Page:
Jump to content
Greasy Lake Community

Demos

Members
  • Posts

    1,459
  • Joined

  • Last visited

Posts posted by Demos

  1. Must admit I've always been a bit underwhelmed by Bond movies.

    What's the big deal?

    At the end of the day it's just branding - call it a Bond movie and people will turn out in droves just as they do for Star Wars, Aliens etc. 

    I liked that Adele song one of them  used as a theme. 

    I'll rent it when it's streaming and see if I can stay awake for this one. 

  2. I notice Amazon uk are currently selling this at around £98 - £30 off the original price. I may buy it when (if) the price drops lower. 

    It's been pointed out elsewhere the running times of the 5 discs average at less than an hour. So at full price it's a bit steep unless you really have to have the book.  

    Not as good value for money as other releases in the series. 

    Thay are also flogging Trouble No More for around the same price - that has 9 discs including a DVD.

  3. I was stuck for something to watch the other night so i took a dive into this as I know it's kind of popular. 

    I see it's already been discussed. 

    Three episodes in and I was thinking oh my what have I been missing out on all these years?  I'll tell you what I've been missing: the opportunity to smugly carp on about what utter pile of doggy mess this series is. Typical BBC poor writing, OTT melodrama, historical innaccuracies  - at one point a dying IRA man shouts his support for the Irish Free State - which didn't exist in 1919 and the IRA were opposed to it. Maybe he meant an  Irish free state without capitals but it was clumsy writing nonetheless. 

    I understand it gets worse and even more ridiculous with each series with this bunch of insignificant low lifers somehow finding themselves entwined in every key British historical event between the wars.  

    It's set in Birmingham but a lot of was filmed in the 'historic' bits of Liverpool so I enjoyed spotting bits of my old hometown. 

    But otherwise jeez what utter tosh. WAKE UP BRITAIN!

  4. Been listening to the 2cd set on Amazon. After really looking forward to this I'm a bit bit underwhelmed. Glad I didn't pre order the 5 cd set. Disc 1 is a set of rehearsals including a lot of cover versions  Totally superfluous I think. 

    The Infidels stuff doesn't really rise above what we already have on the original album and bootleg series releases.  

    Might shell out on the digital version at some point. It's ony 17.99 on Amazon - but sadly missing New Danville Girl.   

  5. That album kind of just came and went for me. It's ok but I prefer Western Stars.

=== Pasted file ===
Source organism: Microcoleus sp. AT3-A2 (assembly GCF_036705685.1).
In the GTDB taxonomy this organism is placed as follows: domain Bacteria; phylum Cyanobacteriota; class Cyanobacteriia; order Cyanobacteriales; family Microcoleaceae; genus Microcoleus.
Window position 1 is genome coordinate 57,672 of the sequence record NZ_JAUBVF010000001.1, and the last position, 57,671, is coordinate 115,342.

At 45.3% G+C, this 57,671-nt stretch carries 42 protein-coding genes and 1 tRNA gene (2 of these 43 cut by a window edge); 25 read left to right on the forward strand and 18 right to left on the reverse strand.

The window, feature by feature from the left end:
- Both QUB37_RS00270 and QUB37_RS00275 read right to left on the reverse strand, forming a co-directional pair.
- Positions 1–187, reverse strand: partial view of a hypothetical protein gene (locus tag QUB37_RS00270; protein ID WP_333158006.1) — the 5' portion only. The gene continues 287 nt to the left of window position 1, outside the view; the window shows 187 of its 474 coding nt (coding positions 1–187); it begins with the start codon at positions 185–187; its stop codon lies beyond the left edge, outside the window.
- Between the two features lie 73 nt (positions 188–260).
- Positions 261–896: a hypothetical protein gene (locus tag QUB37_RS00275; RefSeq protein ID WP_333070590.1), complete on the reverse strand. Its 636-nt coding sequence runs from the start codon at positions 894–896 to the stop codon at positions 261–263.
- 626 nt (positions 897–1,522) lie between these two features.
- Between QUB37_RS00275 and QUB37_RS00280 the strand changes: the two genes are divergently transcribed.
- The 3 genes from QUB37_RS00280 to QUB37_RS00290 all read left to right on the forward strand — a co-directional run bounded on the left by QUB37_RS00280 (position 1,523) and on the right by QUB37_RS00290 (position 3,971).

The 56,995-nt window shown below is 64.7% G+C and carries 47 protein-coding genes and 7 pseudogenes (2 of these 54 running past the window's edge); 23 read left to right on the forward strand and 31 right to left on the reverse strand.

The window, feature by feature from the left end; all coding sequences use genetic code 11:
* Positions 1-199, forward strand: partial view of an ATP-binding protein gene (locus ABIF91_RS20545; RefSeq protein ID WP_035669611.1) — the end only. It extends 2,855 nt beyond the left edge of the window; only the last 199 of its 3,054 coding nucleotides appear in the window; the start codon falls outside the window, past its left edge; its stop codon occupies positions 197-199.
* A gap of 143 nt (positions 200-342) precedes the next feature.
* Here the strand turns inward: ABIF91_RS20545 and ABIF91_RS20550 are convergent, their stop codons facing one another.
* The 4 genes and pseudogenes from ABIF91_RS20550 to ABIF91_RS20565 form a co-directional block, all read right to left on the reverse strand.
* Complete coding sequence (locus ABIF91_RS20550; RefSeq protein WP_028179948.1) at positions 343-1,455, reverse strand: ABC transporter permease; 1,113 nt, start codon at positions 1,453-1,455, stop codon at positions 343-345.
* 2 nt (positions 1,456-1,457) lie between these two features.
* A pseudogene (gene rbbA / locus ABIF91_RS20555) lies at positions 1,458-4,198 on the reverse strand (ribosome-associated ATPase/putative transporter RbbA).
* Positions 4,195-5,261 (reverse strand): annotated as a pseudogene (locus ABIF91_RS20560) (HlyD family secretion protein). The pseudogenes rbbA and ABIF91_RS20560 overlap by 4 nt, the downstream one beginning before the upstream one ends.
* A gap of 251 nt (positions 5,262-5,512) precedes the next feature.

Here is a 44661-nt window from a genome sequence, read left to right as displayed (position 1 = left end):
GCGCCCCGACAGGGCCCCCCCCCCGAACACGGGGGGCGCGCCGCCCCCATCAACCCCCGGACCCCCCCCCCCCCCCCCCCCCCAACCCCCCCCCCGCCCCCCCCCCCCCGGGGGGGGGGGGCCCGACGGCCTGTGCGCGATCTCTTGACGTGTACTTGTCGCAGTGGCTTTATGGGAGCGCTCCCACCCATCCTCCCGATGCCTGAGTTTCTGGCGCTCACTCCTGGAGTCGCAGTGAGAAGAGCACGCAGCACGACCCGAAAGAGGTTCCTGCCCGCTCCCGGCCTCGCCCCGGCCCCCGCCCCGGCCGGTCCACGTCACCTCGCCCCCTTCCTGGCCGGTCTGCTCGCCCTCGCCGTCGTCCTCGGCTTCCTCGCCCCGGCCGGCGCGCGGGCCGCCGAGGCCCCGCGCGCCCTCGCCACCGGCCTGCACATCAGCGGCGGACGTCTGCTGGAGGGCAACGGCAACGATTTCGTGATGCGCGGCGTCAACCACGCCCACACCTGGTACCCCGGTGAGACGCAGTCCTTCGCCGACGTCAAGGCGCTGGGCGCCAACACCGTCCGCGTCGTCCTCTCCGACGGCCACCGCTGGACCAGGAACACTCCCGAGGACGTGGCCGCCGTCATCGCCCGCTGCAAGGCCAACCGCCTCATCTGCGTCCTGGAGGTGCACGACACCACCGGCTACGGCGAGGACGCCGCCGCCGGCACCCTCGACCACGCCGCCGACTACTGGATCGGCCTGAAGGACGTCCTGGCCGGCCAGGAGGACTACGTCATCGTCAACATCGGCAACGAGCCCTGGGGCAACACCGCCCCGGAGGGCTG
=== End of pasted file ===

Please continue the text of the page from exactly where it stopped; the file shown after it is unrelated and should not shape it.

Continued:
I really like 'If I was the Priest' and Burnin' Train'. 

    'I'll See You in My Dreams' was played at my sister's funeral a few weeks back. 

    The 'Dylanesque' 'Jeannie' and 'Orphans' are quite boring and not a patch on the real thing. Bruce simply lacks Dylan's ability and skills with language and wordplay to sustain interest beyond three verses.

    The core of the album - the songs about growing up, being in a band etc - kind of just a bit ordinary for my taste. 

    The bit where he repeats House of a Thousand Guitars over and over really grates on my nerves. 

    Rainmaker lacks a decent, original tune. Sounds like something we've already heard before. 

    I still follow Bruce because of the impact of his core iconic era up to and including BUSA plus the amazing live shows up the last time I saw him (2012). This is ultimately just a form of brand loyalty but at the end of the day there's other artists I follow who quite frankly wipe the floor with Springsteen the lyricist and Springsteen the musician - though not necessarily the live performer which is where his real legacy lies.

     

     

    • Like 4
    • Hug 2
  6. On 8/2/2021 at 9:46 PM, Jimmy James said:

    After reading these comments, I'm kind of afraid to write this comment. But here we go: The Rising is most likely in the bottom quarter of favorite albums. Even though I enjoy a lot of the songs on it. Mary's Place, The Fuse, World's Apart, The Rising. But as an album as a whole haven't listened to it since I first got it. 

    I don't rate it that highly either. Some great songs but it's overlong and bloated. It's a bit of a phoney album. It was sold to us as Bruce's reaction to 9/11. In reality a lot of the songs were written before. Like the later Wrecking Ball it's Bruce hurrying to make a big statement on a current issue and the obviously 9/11 themed songs sound rushed, clumsy and quite frankly awful (Into the Fire is esp. poor).  I was on this board at the time and opinions were quite mixed. A lot of people didn't like it then with the production in particular getting a bit of stick.